Alaska's state government can afford to spend about $5.5 billion in fiscal year 2014 (July 2013 to June 2014). That's the most recent estimate of the level of General Fund spending the state can sustain over the long run, from a new paper by Scott Goldsmith, professor emeritus of economics at ISER. The $5.5 billion figure is based on the state's current petroleum nest egg of about $149 billion.
That nest egg is a combination of $60 billion in state financial assets (the Permanent Fund and cash reserves) and the estimated $89 billion value of petroleum still in the ground. The size of the nest egg fluctuates, depending on the state's forecast of petroleum revenues, earnings on investment, and other factors. If the state over-spends, it could face a severe fiscal and economic crisis after 2023, even if it adds revenues from natural gas production and new oil production.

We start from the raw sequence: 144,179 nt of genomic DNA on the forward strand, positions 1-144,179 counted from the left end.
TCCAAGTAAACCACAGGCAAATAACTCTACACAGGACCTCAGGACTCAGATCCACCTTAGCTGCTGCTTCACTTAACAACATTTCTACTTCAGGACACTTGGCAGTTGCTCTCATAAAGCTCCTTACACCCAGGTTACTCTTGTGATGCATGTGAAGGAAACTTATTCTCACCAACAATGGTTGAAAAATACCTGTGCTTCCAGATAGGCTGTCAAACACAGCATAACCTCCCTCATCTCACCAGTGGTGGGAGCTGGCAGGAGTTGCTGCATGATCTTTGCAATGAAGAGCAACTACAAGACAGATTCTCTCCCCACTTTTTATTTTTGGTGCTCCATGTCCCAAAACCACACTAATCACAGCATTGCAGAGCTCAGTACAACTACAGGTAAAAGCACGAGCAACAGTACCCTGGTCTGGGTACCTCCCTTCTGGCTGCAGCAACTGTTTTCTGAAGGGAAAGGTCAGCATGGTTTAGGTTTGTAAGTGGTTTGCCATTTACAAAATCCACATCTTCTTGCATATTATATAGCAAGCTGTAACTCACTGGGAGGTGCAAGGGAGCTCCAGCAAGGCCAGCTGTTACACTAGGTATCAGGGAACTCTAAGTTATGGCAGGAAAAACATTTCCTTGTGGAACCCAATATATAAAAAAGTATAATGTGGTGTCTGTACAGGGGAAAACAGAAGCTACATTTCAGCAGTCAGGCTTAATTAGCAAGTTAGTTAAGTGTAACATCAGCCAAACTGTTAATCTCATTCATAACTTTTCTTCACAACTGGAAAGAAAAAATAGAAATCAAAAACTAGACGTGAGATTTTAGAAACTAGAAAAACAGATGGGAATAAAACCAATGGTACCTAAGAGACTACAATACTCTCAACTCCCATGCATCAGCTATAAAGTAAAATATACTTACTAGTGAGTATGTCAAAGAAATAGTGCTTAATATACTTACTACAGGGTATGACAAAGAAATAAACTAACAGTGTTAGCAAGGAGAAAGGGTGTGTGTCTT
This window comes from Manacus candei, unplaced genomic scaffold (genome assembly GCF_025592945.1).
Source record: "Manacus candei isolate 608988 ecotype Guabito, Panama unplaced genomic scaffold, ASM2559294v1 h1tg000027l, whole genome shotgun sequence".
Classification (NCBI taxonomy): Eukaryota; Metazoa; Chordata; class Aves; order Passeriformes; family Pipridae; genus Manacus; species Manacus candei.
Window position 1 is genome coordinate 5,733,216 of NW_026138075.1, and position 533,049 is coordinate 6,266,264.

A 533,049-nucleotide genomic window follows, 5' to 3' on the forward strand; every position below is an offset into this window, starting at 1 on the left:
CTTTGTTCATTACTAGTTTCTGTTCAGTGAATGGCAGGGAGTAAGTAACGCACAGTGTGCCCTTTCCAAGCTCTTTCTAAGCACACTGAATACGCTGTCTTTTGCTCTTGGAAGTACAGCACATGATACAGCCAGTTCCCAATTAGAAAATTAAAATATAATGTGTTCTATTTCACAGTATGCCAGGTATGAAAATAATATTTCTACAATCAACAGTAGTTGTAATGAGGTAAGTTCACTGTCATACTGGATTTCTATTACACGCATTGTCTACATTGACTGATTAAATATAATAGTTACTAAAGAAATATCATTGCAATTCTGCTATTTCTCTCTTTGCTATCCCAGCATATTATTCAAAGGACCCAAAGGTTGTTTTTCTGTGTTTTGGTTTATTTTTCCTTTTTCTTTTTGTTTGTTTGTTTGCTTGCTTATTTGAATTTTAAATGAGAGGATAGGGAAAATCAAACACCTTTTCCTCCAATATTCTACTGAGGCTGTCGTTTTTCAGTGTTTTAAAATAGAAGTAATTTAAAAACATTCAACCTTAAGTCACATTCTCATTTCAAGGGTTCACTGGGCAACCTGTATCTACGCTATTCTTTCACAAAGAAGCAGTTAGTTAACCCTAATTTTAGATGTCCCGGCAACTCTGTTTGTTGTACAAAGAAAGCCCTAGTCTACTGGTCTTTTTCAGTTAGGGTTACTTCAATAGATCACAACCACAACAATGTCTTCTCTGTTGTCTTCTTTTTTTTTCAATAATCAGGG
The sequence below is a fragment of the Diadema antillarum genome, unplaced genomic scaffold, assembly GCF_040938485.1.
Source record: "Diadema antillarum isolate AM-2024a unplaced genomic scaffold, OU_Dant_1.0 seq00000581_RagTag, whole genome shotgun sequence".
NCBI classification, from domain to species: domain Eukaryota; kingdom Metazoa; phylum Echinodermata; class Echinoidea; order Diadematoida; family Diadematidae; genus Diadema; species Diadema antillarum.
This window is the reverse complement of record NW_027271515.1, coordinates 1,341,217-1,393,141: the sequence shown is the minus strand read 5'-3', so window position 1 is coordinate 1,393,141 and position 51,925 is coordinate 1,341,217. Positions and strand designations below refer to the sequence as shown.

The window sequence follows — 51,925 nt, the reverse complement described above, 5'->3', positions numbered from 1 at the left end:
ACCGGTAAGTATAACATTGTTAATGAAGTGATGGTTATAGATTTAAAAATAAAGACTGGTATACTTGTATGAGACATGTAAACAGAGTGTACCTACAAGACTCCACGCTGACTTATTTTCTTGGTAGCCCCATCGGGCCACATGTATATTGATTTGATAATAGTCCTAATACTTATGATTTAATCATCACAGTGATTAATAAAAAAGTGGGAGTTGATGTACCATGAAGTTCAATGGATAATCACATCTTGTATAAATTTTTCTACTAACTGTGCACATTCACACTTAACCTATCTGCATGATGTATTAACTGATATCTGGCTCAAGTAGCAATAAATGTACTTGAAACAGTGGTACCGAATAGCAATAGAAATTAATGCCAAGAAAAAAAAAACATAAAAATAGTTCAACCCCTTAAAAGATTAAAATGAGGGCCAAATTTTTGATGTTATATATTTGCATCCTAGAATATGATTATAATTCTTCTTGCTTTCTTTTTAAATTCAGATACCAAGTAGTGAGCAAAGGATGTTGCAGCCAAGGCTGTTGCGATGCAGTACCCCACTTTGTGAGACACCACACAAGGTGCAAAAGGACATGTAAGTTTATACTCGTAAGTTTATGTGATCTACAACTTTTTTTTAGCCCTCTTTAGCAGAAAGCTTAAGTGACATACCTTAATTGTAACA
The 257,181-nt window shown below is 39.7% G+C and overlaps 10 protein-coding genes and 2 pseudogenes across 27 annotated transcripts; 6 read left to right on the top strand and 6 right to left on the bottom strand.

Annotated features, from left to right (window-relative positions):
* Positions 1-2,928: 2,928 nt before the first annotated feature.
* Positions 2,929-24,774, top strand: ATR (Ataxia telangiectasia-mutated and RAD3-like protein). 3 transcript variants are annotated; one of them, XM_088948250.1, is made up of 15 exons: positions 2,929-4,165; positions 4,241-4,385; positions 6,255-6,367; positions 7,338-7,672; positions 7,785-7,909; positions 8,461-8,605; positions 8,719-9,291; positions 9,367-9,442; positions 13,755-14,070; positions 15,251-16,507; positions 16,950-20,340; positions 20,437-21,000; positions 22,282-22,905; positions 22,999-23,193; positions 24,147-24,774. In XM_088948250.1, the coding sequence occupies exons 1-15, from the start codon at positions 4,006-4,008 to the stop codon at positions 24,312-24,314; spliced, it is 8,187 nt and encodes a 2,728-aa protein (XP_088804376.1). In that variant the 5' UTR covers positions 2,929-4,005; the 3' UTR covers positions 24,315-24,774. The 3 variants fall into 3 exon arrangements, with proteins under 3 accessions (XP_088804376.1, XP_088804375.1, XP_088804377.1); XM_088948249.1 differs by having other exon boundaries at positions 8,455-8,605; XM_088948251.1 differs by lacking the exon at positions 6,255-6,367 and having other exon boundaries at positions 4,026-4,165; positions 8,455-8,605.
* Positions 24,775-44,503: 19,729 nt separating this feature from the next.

But the paper also finds that the state in fact over-spent in recent years, putting it on the path to major fiscal and economic problems in the years ahead. Still, the state can get back on track by saving much more and restricting the rate of spending growth. The paper estimates that if the state could double its financial assets by 2023—from $60 billion today to $117 billion—it would be on the path to sustainable spending far into the future.
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